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Littlewood's Tauberian theorem: Let $a_n=O(1/n)$. (In particular, given any $0<r<1$, the power series $\sum a_nr^n$ converges.) If the function defined by the power series $$f(r)=\sum a_nr^n$$ has a limit when $r$ tends to $1$ from below, then the power series also converges at $r=1$, and $f$ is continuous at $r=1$. That is, the series $\sum a_n$ is convergent, and its sum is $$\sum a_n = \lim_{r\nearrow 1} \sum a_nr^n\mbox{.}$$

I'm reading Stein & Shakarchi's Fourier Analysis. Given the above theorem, it is an exercise to prove the following:

(Problem 3iii, on chapter 2) If $f:\mathbb R\to\mathbb R$ is $2\pi$-periodic, continuous, and satisfies $\hat f(n)=O(1/n)$, then the Fourier series of $f$ converges uniformly to $f$.

Well, using:

  1. the fact that the Abel means of $f$ are given by the convolution of $f$ with the Poisson kernel $$P_r(x)=\sum_{n\in\mathbb Z}r^{|n|}e^{inx};$$
  2. the fact that the Poisson kernels form an approximation to the identity; and
  3. the continuity of $f$,

I can show that the Abel means $$P_r * f$$ converge uniformly to $f$ when $r\nearrow 1$. Therefore, the Abel means also converge pointwise, and then using Littlewood's theorem, I can show that the Fourier series of $f$ also converges pointwise. The problem is that I "lost" the information about the uniform convergence of the Abel means, since Littlewood's theorem is only concerned about the pointwise convergence of the series for each $x$, independently.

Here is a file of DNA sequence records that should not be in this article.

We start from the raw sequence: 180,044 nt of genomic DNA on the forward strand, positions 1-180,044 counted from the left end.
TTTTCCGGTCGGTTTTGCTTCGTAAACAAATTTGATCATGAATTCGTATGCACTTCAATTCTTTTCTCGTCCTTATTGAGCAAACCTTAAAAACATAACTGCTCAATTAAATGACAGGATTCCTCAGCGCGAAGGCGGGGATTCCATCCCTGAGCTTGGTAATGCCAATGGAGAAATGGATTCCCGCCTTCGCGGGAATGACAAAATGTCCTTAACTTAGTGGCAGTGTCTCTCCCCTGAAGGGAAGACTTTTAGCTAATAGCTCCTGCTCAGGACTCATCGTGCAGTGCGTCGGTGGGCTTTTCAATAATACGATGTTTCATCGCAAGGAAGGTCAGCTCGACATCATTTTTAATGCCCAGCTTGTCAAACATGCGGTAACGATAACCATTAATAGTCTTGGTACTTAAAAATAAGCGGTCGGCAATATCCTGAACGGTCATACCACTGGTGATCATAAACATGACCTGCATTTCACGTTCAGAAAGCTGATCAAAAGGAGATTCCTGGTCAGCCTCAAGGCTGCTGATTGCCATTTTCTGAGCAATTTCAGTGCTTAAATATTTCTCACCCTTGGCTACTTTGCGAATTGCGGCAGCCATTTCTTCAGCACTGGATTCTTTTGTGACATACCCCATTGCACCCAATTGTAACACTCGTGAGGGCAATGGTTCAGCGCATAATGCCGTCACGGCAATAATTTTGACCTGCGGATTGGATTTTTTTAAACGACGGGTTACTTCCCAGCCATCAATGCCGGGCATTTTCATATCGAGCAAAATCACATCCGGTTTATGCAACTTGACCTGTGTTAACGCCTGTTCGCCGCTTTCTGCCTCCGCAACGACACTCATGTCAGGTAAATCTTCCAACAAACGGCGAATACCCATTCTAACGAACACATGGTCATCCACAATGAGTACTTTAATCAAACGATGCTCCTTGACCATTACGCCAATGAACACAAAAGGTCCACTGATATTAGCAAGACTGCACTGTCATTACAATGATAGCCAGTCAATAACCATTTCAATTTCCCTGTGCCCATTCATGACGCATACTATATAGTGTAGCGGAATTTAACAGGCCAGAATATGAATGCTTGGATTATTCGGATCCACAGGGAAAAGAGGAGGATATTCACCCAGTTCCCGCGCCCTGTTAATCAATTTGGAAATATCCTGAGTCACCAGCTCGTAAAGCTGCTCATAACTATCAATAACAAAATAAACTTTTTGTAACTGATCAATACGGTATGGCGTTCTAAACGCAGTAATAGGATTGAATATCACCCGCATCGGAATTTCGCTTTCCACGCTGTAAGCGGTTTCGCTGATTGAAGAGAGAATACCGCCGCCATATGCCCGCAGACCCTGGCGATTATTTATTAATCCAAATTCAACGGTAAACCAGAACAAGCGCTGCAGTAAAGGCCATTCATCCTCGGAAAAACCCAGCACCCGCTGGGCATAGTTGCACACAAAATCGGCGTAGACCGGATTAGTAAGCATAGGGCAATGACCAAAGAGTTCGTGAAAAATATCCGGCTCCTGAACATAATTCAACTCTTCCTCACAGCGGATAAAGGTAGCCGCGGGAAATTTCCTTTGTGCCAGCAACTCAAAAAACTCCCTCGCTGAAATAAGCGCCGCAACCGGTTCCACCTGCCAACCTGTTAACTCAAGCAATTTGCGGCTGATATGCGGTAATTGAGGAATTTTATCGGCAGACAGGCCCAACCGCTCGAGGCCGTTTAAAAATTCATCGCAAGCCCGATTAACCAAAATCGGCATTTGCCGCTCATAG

I know that the result in Problem 3iii, as stated above, does hold (that is, the exercise is not "mistaken" in any way). However, I can't see how this result could follow from Littlewood's theorem (I believe it must be a simple argument, but I can't see it). Any tips?

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    $\begingroup$ Could it be that the proof of Littlewood's theorem gives a bound on the tail of $\sum a_n$ that depends only on the rate of convergence of Abel sums and the constant in $O(1/n)$? If so, that would be enough. $\endgroup$ – user357151 Jul 16 '18 at 21:22
  • $\begingroup$ I'll investigated it, but I was ruling out this option, because the textbook doesn't provide the proof of the theorem. Instead, there's some notes hidden at the end of the book, referencing Titchmarsh's The Theory of Functions. I did read through the proof, but it's veeery lengthy. $\endgroup$ – fonini Jul 16 '18 at 22:17

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